SYDNEY • The party of right-winger Pauline Hanson, who once claimed Australia was in danger of being swamped by Asians, has won four seats in the Upper House, setting it up as a political kingmaker.
The conservative government returned to power last month, but faces a tough term ahead working with the firebrand's One Nation party and other crossbenchers - independents or lawmakers from minor parties. Counting for the Upper House Senate was completed yesterday, with the crossbench blown out to 11 from eight previously.
Australian Prime Minister Malcolm Turnbull, who called the polls to get rid of hostile lawmakers from smaller parties, must now work with even more of them to push through legislation.
Ms Hanson's wishlist includes zero net migration. She is also against foreign ownership of Australian agricultural land. One of her senators, Mr Malcolm Roberts, yesterday reiterated his doubts about man-made climate change.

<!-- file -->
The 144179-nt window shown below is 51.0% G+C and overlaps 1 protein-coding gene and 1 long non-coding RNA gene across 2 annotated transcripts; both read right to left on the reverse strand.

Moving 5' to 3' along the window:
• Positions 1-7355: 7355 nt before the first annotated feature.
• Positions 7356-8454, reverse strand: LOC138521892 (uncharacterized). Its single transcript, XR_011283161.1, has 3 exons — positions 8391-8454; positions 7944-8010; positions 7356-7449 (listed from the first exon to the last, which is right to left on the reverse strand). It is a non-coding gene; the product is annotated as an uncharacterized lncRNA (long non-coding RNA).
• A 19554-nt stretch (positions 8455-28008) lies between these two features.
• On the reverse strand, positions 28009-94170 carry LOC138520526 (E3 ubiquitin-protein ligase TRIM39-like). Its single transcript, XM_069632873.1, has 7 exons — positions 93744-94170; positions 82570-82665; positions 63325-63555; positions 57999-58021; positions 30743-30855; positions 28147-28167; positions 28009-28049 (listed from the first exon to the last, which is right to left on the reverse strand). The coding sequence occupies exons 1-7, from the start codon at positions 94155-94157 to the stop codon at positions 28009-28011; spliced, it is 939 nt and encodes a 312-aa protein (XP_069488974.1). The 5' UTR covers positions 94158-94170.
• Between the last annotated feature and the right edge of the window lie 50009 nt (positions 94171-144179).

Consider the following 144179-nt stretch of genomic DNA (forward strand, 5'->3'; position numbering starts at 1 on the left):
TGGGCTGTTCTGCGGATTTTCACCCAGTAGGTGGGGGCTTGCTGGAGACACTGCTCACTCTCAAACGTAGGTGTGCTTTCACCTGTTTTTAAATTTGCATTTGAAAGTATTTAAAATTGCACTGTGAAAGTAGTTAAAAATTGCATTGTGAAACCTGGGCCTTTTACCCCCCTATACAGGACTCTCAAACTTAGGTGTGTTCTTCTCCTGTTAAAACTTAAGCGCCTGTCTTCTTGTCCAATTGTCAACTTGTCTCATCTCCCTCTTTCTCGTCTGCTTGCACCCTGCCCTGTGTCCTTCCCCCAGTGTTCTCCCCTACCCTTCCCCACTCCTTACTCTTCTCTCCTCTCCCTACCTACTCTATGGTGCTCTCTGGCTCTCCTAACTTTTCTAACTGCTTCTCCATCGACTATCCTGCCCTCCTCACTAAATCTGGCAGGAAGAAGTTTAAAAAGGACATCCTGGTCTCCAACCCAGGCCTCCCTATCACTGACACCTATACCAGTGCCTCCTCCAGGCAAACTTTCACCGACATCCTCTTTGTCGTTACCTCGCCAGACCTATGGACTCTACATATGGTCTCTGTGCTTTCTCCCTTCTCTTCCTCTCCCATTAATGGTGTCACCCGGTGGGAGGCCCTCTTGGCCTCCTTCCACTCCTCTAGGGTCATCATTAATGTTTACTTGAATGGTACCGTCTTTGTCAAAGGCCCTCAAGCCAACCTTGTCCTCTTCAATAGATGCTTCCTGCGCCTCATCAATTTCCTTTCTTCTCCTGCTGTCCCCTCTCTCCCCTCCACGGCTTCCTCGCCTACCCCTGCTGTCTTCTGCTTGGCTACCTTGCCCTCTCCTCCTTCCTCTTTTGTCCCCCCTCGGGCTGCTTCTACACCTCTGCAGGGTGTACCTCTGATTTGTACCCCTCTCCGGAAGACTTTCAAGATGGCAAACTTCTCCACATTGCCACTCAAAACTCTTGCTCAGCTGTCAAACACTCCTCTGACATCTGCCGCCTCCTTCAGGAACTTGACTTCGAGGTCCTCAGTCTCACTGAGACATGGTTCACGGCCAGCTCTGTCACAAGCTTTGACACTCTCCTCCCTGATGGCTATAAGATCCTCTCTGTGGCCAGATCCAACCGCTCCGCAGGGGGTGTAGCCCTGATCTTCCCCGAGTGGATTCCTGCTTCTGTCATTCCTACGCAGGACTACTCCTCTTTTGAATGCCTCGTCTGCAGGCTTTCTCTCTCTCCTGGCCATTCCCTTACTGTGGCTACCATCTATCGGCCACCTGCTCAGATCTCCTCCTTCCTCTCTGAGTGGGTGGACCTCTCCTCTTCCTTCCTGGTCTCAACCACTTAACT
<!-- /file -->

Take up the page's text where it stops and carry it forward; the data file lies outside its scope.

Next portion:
Her party's rising influence comes as voters opted for change, disillusioned with the ruling conservatives and Labor opposition.
Making up the rest of the 76-seat Senate is the ruling Liberal-National coalition with 30 seats, the main opposition Labor party with 26, and the Greens with nine.